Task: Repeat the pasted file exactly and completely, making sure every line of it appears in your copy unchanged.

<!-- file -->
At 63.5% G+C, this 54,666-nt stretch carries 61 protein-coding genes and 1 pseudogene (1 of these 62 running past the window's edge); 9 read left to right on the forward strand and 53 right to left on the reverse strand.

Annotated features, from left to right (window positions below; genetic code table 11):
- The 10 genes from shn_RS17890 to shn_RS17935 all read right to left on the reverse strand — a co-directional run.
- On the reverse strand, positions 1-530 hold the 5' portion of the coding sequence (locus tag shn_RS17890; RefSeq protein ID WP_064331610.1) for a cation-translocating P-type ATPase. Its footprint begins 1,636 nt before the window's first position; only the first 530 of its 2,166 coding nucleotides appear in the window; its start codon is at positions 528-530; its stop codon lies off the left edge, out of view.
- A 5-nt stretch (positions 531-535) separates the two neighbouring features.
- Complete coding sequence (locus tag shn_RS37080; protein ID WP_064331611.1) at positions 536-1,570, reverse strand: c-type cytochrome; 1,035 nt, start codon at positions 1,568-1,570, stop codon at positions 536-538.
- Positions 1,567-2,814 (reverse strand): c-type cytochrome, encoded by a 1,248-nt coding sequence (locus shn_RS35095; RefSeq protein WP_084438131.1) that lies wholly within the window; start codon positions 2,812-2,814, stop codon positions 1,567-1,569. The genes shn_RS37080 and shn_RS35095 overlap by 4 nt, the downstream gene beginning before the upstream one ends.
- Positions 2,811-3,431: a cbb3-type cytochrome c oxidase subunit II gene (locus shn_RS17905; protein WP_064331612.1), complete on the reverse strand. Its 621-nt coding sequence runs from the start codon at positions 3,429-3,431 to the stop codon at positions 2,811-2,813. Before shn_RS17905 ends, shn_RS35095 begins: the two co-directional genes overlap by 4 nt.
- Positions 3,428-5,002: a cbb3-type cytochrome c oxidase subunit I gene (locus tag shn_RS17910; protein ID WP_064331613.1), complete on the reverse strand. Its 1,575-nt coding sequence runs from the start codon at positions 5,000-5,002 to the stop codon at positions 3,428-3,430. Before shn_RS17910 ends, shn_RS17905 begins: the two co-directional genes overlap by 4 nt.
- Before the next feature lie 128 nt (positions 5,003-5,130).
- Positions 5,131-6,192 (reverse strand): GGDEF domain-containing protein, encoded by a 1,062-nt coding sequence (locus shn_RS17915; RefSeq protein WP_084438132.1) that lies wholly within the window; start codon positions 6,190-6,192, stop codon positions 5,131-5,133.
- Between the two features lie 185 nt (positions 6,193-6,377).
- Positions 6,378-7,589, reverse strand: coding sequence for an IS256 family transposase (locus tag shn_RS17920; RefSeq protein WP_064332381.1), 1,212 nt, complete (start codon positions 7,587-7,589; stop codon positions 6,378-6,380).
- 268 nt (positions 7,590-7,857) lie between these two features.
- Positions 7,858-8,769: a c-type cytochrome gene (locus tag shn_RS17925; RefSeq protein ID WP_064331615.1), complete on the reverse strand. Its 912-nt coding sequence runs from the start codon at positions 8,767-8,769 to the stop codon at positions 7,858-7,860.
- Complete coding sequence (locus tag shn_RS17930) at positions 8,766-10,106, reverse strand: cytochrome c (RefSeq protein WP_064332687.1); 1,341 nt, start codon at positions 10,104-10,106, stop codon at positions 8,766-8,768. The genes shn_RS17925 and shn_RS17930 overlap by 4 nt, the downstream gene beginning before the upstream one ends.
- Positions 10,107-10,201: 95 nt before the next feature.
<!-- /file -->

At 63.5% G+C, this 54,666-nt stretch carries 61 protein-coding genes and 1 pseudogene (1 of these 62 running past the window's edge); 9 read left to right on the forward strand and 53 right to left on the reverse strand.

Annotated features, from left to right (window positions below; genetic code table 11):
- The 10 genes from shn_RS17890 to shn_RS17935 all read right to left on the reverse strand — a co-directional run.
- On the reverse strand, positions 1-530 hold the 5' portion of the coding sequence (locus tag shn_RS17890; RefSeq protein ID WP_064331610.1) for a cation-translocating P-type ATPase. Its footprint begins 1,636 nt before the window's first position; only the first 530 of its 2,166 coding nucleotides appear in the window; its start codon is at positions 528-530; its stop codon lies off the left edge, out of view.
- A 5-nt stretch (positions 531-535) separates the two neighbouring features.
- Complete coding sequence (locus tag shn_RS37080; protein ID WP_064331611.1) at positions 536-1,570, reverse strand: c-type cytochrome; 1,035 nt, start codon at positions 1,568-1,570, stop codon at positions 536-538.
- Positions 1,567-2,814 (reverse strand): c-type cytochrome, encoded by a 1,248-nt coding sequence (locus shn_RS35095; RefSeq protein WP_084438131.1) that lies wholly within the window; start codon positions 2,812-2,814, stop codon positions 1,567-1,569. The genes shn_RS37080 and shn_RS35095 overlap by 4 nt, the downstream gene beginning before the upstream one ends.
- Positions 2,811-3,431: a cbb3-type cytochrome c oxidase subunit II gene (locus shn_RS17905; protein WP_064331612.1), complete on the reverse strand. Its 621-nt coding sequence runs from the start codon at positions 3,429-3,431 to the stop codon at positions 2,811-2,813. Before shn_RS17905 ends, shn_RS35095 begins: the two co-directional genes overlap by 4 nt.
- Positions 3,428-5,002: a cbb3-type cytochrome c oxidase subunit I gene (locus tag shn_RS17910; protein ID WP_064331613.1), complete on the reverse strand. Its 1,575-nt coding sequence runs from the start codon at positions 5,000-5,002 to the stop codon at positions 3,428-3,430. Before shn_RS17910 ends, shn_RS17905 begins: the two co-directional genes overlap by 4 nt.
- Before the next feature lie 128 nt (positions 5,003-5,130).
- Positions 5,131-6,192 (reverse strand): GGDEF domain-containing protein, encoded by a 1,062-nt coding sequence (locus shn_RS17915; RefSeq protein WP_084438132.1) that lies wholly within the window; start codon positions 6,190-6,192, stop codon positions 5,131-5,133.
- Between the two features lie 185 nt (positions 6,193-6,377).
- Positions 6,378-7,589, reverse strand: coding sequence for an IS256 family transposase (locus tag shn_RS17920; RefSeq protein WP_064332381.1), 1,212 nt, complete (start codon positions 7,587-7,589; stop codon positions 6,378-6,380).
- 268 nt (positions 7,590-7,857) lie between these two features.
- Positions 7,858-8,769: a c-type cytochrome gene (locus tag shn_RS17925; RefSeq protein ID WP_064331615.1), complete on the reverse strand. Its 912-nt coding sequence runs from the start codon at positions 8,767-8,769 to the stop codon at positions 7,858-7,860.
- Complete coding sequence (locus tag shn_RS17930) at positions 8,766-10,106, reverse strand: cytochrome c (RefSeq protein WP_064332687.1); 1,341 nt, start codon at positions 10,104-10,106, stop codon at positions 8,766-8,768. The genes shn_RS17925 and shn_RS17930 overlap by 4 nt, the downstream gene beginning before the upstream one ends.
- Positions 10,107-10,201: 95 nt before the next feature.